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The Sound of Automation: Looking Ahead to CSIA 2022

Posted on May 27, 2022 by

Bryan Powrozek

Bryan Powrozek

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In this episode we talk with Lisa Richter, Director of Industry Outreach and Growth at Control System Integrators Association (CSIA) .

Lisa and Bryan look ahead to the CSIA Executive conference taking place in Denver, CO on June 27-30, 2022. They share with listeners what to expect, who will be there, and the discussion panel topics focusing on this years’ theme “The Future of Work”.

Podcast Transcript:

Lisa Richter, Director of Industry Outreach and Growth: 

A conversation about the future of work would not be complete without discussing the impact on people. How are system integrators adjusting their approaches to attracting, recruiting and retaining talent? 

Bryan Powrozek, Sr. Manager Industrial Automation: 

There’s just so many conversations about the best way to do that. The ability to recruit anywhere is one solution, but now everybody can recruit anywhere. So first, how do you define what your culture is? If you’re not actively laying it out and saying, this is who we are, and this is what’s important to us, you’re going to develop a culture whether you are intentional about it or not. So how do we help define a culture, identify who we are and therefore, who do we want to try and recruit into our organization that’s going to align with those values and kind of think the same way. 

Bryan Powrozek: 

How do we develop that hook and that culture that makes them want to stay in spite of the fact that their day to day may not look any different regardless to where they go. So this is such a huge topic. There’s so many different avenues you could take it down angles. You could take it… 

Announcer: 

Welcome to the Sound of Automation brought to you by Clayton & McKervey CPAs for growth driven businesses. 

Bryan Powrozek: 

Hello, and welcome to the Sound of Automation. I’m Brian Powrozek with Clayton & McKervey and I’m excited today because this is my very first crossover episode. I have one of my other favorite podcast hosts, Lisa Richter of CSIA with me today and Lisa hosts, the host Talking Industrial Automation. So Lisa, how are you doing?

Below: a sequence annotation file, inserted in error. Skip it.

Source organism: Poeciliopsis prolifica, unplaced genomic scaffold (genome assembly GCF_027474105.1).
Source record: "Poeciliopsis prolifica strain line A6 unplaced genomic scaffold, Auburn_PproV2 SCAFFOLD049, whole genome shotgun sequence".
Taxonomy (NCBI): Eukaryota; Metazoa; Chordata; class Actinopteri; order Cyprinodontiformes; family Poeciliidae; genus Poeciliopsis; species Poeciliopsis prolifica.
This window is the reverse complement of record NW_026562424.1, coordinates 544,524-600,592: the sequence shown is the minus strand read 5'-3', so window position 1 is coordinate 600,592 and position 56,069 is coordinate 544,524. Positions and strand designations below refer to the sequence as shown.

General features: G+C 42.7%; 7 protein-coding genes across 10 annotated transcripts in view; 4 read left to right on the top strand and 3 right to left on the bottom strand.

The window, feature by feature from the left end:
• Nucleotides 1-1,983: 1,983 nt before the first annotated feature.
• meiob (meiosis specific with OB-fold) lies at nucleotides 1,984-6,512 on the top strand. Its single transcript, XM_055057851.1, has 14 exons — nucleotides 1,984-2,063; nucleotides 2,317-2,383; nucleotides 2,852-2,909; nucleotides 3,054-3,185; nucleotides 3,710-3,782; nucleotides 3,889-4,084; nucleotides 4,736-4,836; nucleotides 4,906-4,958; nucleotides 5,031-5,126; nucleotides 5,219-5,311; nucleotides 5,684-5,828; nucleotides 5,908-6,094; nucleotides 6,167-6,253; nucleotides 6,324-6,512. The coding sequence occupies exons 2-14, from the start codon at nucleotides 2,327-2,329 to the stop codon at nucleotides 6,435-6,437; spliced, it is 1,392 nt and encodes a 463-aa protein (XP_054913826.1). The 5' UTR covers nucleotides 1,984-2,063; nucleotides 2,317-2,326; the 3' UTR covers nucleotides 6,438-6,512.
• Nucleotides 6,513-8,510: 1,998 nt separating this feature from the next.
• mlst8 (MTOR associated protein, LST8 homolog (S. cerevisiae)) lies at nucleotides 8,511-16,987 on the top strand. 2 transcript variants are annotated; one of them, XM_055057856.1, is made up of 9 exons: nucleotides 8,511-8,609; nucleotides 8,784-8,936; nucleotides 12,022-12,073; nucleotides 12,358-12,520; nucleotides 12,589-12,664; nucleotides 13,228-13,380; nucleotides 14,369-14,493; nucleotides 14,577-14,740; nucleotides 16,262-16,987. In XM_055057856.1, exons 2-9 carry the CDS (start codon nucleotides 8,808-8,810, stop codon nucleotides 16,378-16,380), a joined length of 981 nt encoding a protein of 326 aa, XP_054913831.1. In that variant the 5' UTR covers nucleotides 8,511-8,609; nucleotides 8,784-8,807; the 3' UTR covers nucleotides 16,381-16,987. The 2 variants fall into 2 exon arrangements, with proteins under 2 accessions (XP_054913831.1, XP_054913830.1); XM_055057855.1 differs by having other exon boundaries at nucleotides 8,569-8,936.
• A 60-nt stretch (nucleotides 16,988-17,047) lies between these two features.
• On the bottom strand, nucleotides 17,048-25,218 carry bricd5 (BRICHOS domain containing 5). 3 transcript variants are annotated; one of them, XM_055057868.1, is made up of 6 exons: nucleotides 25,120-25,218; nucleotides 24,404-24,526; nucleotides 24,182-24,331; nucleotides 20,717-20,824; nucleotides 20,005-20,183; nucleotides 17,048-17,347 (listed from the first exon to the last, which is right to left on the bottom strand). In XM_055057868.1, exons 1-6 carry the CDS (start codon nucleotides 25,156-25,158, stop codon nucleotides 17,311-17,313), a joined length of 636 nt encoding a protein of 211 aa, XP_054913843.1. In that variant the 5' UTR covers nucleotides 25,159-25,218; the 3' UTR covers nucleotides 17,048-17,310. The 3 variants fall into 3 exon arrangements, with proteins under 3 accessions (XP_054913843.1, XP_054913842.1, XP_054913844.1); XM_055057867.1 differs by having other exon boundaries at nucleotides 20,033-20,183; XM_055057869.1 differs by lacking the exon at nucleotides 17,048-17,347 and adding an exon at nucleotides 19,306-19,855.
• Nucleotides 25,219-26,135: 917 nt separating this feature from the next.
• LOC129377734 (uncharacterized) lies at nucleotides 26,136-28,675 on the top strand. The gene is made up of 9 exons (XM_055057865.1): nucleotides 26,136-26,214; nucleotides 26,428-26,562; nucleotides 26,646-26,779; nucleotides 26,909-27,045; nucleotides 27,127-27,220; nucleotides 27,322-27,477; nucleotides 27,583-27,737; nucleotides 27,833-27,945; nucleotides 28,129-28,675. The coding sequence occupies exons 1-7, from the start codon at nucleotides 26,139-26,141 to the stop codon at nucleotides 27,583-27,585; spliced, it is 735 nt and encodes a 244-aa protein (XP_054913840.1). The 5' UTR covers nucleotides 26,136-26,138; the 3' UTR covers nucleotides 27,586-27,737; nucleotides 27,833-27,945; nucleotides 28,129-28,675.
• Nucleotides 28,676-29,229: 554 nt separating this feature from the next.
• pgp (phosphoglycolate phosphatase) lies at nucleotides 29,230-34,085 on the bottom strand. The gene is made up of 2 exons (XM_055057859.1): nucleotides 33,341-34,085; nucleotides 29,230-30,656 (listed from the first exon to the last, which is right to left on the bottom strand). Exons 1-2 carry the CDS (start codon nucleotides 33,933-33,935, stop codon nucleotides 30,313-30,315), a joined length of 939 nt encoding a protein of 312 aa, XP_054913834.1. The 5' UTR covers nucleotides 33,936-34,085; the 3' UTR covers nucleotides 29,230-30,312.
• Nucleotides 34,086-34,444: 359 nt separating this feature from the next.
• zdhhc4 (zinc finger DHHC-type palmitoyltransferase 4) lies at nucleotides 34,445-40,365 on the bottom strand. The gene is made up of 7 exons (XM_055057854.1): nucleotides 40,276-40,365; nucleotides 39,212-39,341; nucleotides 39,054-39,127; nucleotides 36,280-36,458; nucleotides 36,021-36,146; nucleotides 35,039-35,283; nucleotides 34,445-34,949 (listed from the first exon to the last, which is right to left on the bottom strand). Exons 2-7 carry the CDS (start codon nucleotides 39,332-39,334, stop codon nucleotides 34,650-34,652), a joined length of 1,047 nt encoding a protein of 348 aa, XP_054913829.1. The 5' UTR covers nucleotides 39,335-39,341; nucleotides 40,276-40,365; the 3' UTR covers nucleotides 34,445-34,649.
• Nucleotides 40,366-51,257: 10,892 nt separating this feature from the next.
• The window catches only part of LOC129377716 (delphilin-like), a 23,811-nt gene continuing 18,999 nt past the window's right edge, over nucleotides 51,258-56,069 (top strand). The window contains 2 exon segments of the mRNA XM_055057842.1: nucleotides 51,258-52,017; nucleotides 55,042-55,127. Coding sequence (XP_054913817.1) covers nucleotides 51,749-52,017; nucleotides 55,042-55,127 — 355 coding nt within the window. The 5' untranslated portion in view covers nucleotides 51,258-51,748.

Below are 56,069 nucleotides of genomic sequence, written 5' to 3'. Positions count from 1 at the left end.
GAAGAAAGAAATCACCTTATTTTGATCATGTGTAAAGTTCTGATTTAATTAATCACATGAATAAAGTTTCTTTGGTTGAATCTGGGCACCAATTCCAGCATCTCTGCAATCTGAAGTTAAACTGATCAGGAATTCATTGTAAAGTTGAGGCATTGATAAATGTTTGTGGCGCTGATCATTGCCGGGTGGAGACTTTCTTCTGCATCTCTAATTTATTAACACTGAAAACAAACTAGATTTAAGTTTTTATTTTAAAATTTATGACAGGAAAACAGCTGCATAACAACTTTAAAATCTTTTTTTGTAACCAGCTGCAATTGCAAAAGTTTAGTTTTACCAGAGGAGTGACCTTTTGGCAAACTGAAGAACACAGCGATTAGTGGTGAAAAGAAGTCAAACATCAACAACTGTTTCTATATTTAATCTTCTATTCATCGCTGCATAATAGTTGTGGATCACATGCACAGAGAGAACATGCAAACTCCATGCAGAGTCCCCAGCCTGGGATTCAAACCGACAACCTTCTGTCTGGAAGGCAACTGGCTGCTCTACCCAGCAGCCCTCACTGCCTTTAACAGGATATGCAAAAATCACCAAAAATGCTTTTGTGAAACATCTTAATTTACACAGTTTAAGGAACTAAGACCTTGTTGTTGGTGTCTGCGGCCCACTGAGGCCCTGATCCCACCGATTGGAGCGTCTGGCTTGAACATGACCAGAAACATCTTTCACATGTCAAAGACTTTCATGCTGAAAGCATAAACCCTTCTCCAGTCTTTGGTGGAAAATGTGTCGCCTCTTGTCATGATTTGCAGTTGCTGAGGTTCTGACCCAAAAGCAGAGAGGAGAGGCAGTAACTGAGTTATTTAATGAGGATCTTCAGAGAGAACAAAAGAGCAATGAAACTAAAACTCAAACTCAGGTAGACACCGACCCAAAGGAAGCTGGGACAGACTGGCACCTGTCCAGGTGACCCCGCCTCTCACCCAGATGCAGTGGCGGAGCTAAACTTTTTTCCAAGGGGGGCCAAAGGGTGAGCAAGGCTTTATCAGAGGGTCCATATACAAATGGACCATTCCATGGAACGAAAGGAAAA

Lisa Richter: 

I’m doing great, Brian. Thanks for having me on. 

Bryan Powrozek: 

Well, I had to return the favor you had me on Talking Industrial Automation so great. I’m glad to have you on excited for the conversation. And before we get into our discussion just in case any of the folks listening out there aren’t familiar with CSIA, can you just give me a little background on CSIA? 

Lisa Richter: 

Sure. Well, first of all CSIA is Control System Integrators Association. That’s probably a good set point right there. Right? 

Bryan Powrozek: 

Exactly. 

Lisa Richter: 

And it’s an association really focused on helping system integrators build better businesses. We know there are organizations out there that can teach them all the technical stuff, but where we see the opportunity is to help them build their business. They may start out one or two guys in a garage somewhere and they start to scale and they’re looking at each other do you know how to read a P&L? Do you know what kind of insurance we need? Do you know how to do sales and marketing? And that’s where we come in. We’ve got the best practices manual, and all kinds of other resources to help system integrators build their business.